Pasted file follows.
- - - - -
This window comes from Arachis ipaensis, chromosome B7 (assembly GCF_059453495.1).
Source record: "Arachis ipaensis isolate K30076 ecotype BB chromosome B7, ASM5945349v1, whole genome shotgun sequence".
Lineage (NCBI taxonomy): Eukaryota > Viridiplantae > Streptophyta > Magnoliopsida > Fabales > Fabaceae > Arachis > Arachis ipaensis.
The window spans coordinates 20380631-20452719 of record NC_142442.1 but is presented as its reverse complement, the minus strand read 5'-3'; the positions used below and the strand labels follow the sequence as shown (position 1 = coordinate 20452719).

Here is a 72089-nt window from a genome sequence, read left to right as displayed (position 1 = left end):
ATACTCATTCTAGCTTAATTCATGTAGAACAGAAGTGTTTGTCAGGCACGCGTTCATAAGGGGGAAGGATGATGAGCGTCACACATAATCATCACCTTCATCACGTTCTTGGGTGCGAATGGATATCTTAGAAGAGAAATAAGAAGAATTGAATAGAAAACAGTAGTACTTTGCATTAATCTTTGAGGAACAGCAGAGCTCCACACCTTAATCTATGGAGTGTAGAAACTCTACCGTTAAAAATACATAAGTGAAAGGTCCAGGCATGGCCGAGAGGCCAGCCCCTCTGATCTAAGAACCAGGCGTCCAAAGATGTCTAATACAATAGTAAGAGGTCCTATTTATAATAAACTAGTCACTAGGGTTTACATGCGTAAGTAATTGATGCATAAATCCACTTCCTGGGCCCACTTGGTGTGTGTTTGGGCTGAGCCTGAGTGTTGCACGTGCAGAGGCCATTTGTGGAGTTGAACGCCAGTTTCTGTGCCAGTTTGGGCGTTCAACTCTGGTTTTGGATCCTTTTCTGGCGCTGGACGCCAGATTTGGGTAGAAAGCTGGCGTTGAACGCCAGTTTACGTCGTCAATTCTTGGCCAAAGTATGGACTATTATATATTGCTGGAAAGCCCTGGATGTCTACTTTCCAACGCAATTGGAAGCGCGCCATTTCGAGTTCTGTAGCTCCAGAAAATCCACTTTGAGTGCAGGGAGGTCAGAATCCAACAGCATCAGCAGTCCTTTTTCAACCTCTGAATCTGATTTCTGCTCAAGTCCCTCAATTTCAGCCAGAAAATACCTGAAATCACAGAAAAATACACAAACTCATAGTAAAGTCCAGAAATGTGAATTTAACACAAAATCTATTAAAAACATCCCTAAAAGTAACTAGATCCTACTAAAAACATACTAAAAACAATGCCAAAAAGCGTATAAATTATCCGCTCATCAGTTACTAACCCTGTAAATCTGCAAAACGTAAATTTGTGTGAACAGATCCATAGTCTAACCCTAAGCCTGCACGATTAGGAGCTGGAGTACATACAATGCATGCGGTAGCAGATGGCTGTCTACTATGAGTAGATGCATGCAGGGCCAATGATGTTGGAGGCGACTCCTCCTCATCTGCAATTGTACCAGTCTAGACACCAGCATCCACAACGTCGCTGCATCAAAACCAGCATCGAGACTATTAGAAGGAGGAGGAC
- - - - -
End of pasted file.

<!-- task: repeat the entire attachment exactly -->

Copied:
This window comes from Arachis ipaensis, chromosome B7 (assembly GCF_059453495.1).
Source record: "Arachis ipaensis isolate K30076 ecotype BB chromosome B7, ASM5945349v1, whole genome shotgun sequence".
Lineage (NCBI taxonomy): Eukaryota > Viridiplantae > Streptophyta > Magnoliopsida > Fabales > Fabaceae > Arachis > Arachis ipaensis.
The window spans coordinates 20380631-20452719 of record NC_142442.1 but is presented as its reverse complement, the minus strand read 5'-3'; the positions used below and the strand labels follow the sequence as shown (position 1 = coordinate 20452719).

Here is a 72089-nt window from a genome sequence, read left to right as displayed (position 1 = left end):
ATACTCATTCTAGCTTAATTCATGTAGAACAGAAGTGTTTGTCAGGCACGCGTTCATAAGGGGGAAGGATGATGAGCGTCACACATAATCATCACCTTCATCACGTTCTTGGGTGCGAATGGATATCTTAGAAGAGAAATAAGAAGAATTGAATAGAAAACAGTAGTACTTTGCATTAATCTTTGAGGAACAGCAGAGCTCCACACCTTAATCTATGGAGTGTAGAAACTCTACCGTTAAAAATACATAAGTGAAAGGTCCAGGCATGGCCGAGAGGCCAGCCCCTCTGATCTAAGAACCAGGCGTCCAAAGATGTCTAATACAATAGTAAGAGGTCCTATTTATAATAAACTAGTCACTAGGGTTTACATGCGTAAGTAATTGATGCATAAATCCACTTCCTGGGCCCACTTGGTGTGTGTTTGGGCTGAGCCTGAGTGTTGCACGTGCAGAGGCCATTTGTGGAGTTGAACGCCAGTTTCTGTGCCAGTTTGGGCGTTCAACTCTGGTTTTGGATCCTTTTCTGGCGCTGGACGCCAGATTTGGGTAGAAAGCTGGCGTTGAACGCCAGTTTACGTCGTCAATTCTTGGCCAAAGTATGGACTATTATATATTGCTGGAAAGCCCTGGATGTCTACTTTCCAACGCAATTGGAAGCGCGCCATTTCGAGTTCTGTAGCTCCAGAAAATCCACTTTGAGTGCAGGGAGGTCAGAATCCAACAGCATCAGCAGTCCTTTTTCAACCTCTGAATCTGATTTCTGCTCAAGTCCCTCAATTTCAGCCAGAAAATACCTGAAATCACAGAAAAATACACAAACTCATAGTAAAGTCCAGAAATGTGAATTTAACACAAAATCTATTAAAAACATCCCTAAAAGTAACTAGATCCTACTAAAAACATACTAAAAACAATGCCAAAAAGCGTATAAATTATCCGCTCATCAGTTACTAACCCTGTAAATCTGCAAAACGTAAATTTGTGTGAACAGATCCATAGTCTAACCCTAAGCCTGCACGATTAGGAGCTGGAGTACATACAATGCATGCGGTAGCAGATGGCTGTCTACTATGAGTAGATGCATGCAGGGCCAATGATGTTGGAGGCGACTCCTCCTCATCTGCAATTGTACCAGTCTAGACACCAGCATCCACAACGTCGCTGCATCAAAACCAGCATCGAGACTATTAGAAGGAGGAGGAC